Most commercially available sensors are aligned with the RESET standard.The UL 2905 Environmental claim procedure is another sensor standard, but it has seen few adopters so far.


Factors affecting performance

Multiple factors can impede the performance of an air quality monitor. Pressure changes, ventilation rates, and moisture levels all have the potential to skew sensor readings. To compensate, many devices are designed with features to adjust to such environmental changes, enhancing the robustness of their data. Specialised monitors are used to detect specific contaminants such as radon, which requires distinct sensing technology due to its radioactive nature.


Another key element is calibration. Over time, sensors can drift and lose accuracy, making regular calibration against reference standards necessary to ensure performance. Manufacturers might recommend specific calibration intervals and procedures to uphold monitor functionality.


Ensuring air quality monitors are accurately reading and reporting on pollutants is essential for maintaining indoor environmental quality and safeguarding occupants' health.


Calibrating IAQ Sensors and Monitors

With IAQ sensors, calibration adjusts the sensor output to align with a reference standard. The calibration process typically follows these steps:


  1. Reference comparison: Sensors are exposed to known concentration levels of contaminants in controlled environments.
  2. Zero-point calibration: Involves setting the IAQ monitor to a baseline where no pollutants are present. This typically requires a controlled environment or clean air to establish the zero-point reference, which the monitor's sensor then uses as a base for measuring pollutants.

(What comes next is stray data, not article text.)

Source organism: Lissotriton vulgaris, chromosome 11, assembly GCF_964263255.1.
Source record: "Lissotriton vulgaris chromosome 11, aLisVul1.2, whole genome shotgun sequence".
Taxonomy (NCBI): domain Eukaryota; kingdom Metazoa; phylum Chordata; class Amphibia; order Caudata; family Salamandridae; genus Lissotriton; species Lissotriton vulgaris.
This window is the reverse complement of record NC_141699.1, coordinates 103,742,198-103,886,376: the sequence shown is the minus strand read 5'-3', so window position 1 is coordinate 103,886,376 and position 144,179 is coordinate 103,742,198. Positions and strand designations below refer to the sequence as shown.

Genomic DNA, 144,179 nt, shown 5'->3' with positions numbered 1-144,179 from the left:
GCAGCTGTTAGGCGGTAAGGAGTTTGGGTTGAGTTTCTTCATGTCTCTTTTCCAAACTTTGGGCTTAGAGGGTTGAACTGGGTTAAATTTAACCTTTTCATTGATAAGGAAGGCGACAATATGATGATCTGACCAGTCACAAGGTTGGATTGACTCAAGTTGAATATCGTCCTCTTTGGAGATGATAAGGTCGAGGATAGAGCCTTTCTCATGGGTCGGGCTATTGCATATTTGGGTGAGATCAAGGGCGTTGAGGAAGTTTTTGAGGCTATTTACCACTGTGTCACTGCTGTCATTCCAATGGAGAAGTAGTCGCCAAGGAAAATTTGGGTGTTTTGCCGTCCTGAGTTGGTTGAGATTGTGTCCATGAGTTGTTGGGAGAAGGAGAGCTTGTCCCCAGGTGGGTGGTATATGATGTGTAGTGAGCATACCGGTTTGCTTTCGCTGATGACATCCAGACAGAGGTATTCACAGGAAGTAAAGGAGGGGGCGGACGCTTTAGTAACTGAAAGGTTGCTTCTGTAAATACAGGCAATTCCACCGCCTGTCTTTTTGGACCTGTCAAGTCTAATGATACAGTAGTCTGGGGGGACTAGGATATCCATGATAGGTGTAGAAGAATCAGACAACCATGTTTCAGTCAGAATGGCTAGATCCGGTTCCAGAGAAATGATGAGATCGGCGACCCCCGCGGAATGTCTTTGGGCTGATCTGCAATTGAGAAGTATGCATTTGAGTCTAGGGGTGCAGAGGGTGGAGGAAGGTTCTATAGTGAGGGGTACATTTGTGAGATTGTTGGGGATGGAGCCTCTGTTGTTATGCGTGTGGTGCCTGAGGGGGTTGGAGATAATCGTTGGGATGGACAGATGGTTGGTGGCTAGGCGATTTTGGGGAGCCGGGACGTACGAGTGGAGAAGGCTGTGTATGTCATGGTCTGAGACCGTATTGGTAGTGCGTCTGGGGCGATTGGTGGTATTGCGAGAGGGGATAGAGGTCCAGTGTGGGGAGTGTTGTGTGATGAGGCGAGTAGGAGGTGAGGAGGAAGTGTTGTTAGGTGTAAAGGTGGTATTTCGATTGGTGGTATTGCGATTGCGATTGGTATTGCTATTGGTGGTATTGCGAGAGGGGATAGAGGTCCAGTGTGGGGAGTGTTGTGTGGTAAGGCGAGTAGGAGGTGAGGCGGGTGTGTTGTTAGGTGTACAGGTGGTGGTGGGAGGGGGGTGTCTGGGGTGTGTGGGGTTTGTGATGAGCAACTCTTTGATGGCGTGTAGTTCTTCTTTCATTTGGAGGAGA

3. Adjustment: Any discrepancy between the sensor reading and the known value is rectified.
  4. Validation: Post-calibration, sensors are rechecked to confirm improved accuracy.

Over time, the accuracy of IAQ sensors can drift, necessitating regular checks and recalibration to maintain their efficacy. Regular calibration of IAQ sensors accounts for environmental changes and sensor ageing, ensuring the readings remain representative of the air quality, and protects against the gradual sensor degradation that can occur with various contaminants. 

Manufacturers recommend calibration in specific intervals or conditions to maintain sensor performance. 


  • WELL certification requires annual calibration or replacement sensors
  • Kaiterra suggest replacement every 18 months. 

Some IAQ sensors claim they can run automatic background calibrations that adapt to their environment, enhancing the consistency and reliability of readings. However, in reality these are remote data corrections, and cannot replace physical calibrations for long-term accuracy, as it’s not possible to properly calibrate a sensor without a known reference to compare it to. 


Sensors such as the Kaiterra commercial sensors are modular in design, meaning they can calibrate the sensor for each parameter individually, without having to send the entire device for calibration.


The sophistication of the calibration process impacts the overall sensor accuracy and is a critical aspect for users who rely on precise IAQ data for health and safety decisions.